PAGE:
One of the many facets of José Esteban Muñoz’s work that has repeatedly proved significant for my writing and thinking is the articulation of an essential yet anti-essentialist communitarian politics underpinning the primary theoretical concepts for which he’s widely known. Whether it’s Muñoz’s appraisal of minoritarian disidentifications with dominant cultural ideologies or the not-yet-here utopian promise of queer futurity, such influential critical frameworks are invariably bolstered by an astute assessment of how subjugated groups, through a range of expressive forms, articulate practices of collectivity that necessarily push against the grain of normative understandings of community and antirelational modes of being. In “The Brown Commons,” the first chapter of his posthumously published book The Sense of Brown (2020), Muñoz extends his earlier desire to put forward a “version of queer social relations” that is at once “critical of the communitarian as an absolute value and of its negation as an alternative all-encompassing value.”1 “Brown commons,” he asserts, “is the commons of brown people, places, feelings, sounds, animals, minerals, flora, and other objects.”2 And just as he stakes claims for provisional notions of solidarity and belonging in his earlier work, Muñoz makes clear that the “brown” in brown commons is not a fixed identity category but rather a capacious signifier encompassing those who “have been devalued by the world outside their commons.”3 Furthermore, the brown commons “is not about the production of the individual but instead about a movement, a flow, and an impulse to move beyond the singular subjectivity and the individualized subjectivities.”4 In short, the establishment of a brown commons materializes not as a wholly formed cooperative based on assimilation or coexistence vis-à-vis individuation; rather, it is premised on the knowledge of a sense of brownness—an affective approximation more than a rigid racialized inscription, a shared feeling of collectiveness that is both historically anchored and persistently in flux—“that is our commonality.”5
While I cannot claim to have belonged to Muñoz’s close-knit social circle, I do regard myself as part of a brown commons that he helped facilitate for many Latinx and queer (and queer Latinx) scholars. The last time I encountered him before his untimely passing was in October 2012 at the University of Texas at Austin for a symposium titled “Sexing the Borderlands: From the Midwest Corridor and Beyond,” which he keynoted and at which I presented. At one moment during the two-day event, he pulled me aside to ask about my well-being and the status of my second book. Although I had grown accustomed to his “check-ins” whenever I ran into him at conferences, our interaction in Austin was different. Later he invited me out for drinks and we took an Uber to a bar suggested by a Texas colleague, ordered cocktails, and proceeded to gossip about colleagues at my university and within the profession in general. Our exchange of deep gossip had not only made me feel more connected to him, but it also concretized the sense of brownness that congealed “our commonality.”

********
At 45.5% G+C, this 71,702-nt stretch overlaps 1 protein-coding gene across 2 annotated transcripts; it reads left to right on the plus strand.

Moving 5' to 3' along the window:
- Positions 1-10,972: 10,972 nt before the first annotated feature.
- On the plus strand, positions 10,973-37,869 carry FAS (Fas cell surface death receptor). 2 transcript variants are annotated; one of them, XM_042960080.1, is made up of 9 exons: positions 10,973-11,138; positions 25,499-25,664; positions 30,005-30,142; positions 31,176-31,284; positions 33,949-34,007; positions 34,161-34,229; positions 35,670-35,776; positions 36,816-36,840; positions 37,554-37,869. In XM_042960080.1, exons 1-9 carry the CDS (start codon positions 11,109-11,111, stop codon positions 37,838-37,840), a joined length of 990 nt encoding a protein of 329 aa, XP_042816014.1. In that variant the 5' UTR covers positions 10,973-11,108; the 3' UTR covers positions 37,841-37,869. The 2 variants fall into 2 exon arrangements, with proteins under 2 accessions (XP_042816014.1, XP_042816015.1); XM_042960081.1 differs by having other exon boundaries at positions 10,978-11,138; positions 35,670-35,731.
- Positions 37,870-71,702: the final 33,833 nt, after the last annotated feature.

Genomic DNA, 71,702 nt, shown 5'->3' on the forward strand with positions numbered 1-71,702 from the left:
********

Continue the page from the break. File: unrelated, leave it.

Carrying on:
Queer literary studies scholar Henry Abelove, in explicating Allen Ginsberg’s elegy for Frank O’Hara titled “City Midnight Junk Strains” (1968), reads the Beat poet’s phrase “our deep gossip” as referencing “illicit speculation, information, knowledge.”6 For Abelove, “deep gossip” operates as “an indispensable resource for those who are in any sense or measure disempowered, as those who experience funny emotions may be, and it is deep whenever it circulates in subterranean ways and touches on matters hard to grasp and of crucial concern.”7 The circulation of deep gossip “in subterranean ways,” I argue, is akin to the way “our commonality” manifests as the brown commons. Taking a cue from Muñoz’s erudite engagement with video art (most notably in 1999’s Disidentifications: Queers of Color and the Performance of Politics8), I wish to further expound upon the power of gossip “as an indispensable resource for those who are in any sense or measure disempowered” in charting a brown commons by turning to Andrew Durham’s 1995 queer cult video classic Mi Pollo Loco. The video—a spoof of Allison Anders’s 1993 film Mi Vida Loca (My Crazy Life) about Chicana Echo Park gang members and riffing on the fast-food Mexican grilled chicken chain restaurant El Pollo Loco—casts a group of cholas (played by gay male actors in drag) from Los Angeles’s Silver Lake neighborhood who struggle to find their place in the barrio and beyond. The narrative pivots on a rumor spread by Lupe, a hairdresser who works out of her kitchen, that one of the homegirls, Misty, is having an affair with her friend Cha-Cha’s husband Tito. Finding support from (despite occasional conflicts with) Blanca and Pinky, Misty’s aspirations to become a supermodel in the face of urban destitution are nourished by a brown commons within a barrio culture that is as ruthless as it is sustaining. Although the rumor of Misty’s sexual trysts with Tito is initially false—indeed, a mere fabrication by Lupe in her role as the notorious neighborhood chismosa—it ultimately becomes true, at first dividing the girls but ultimately functioning as the catalyst to unite them after Cha-cha’s untimely death in a drive-by shooting.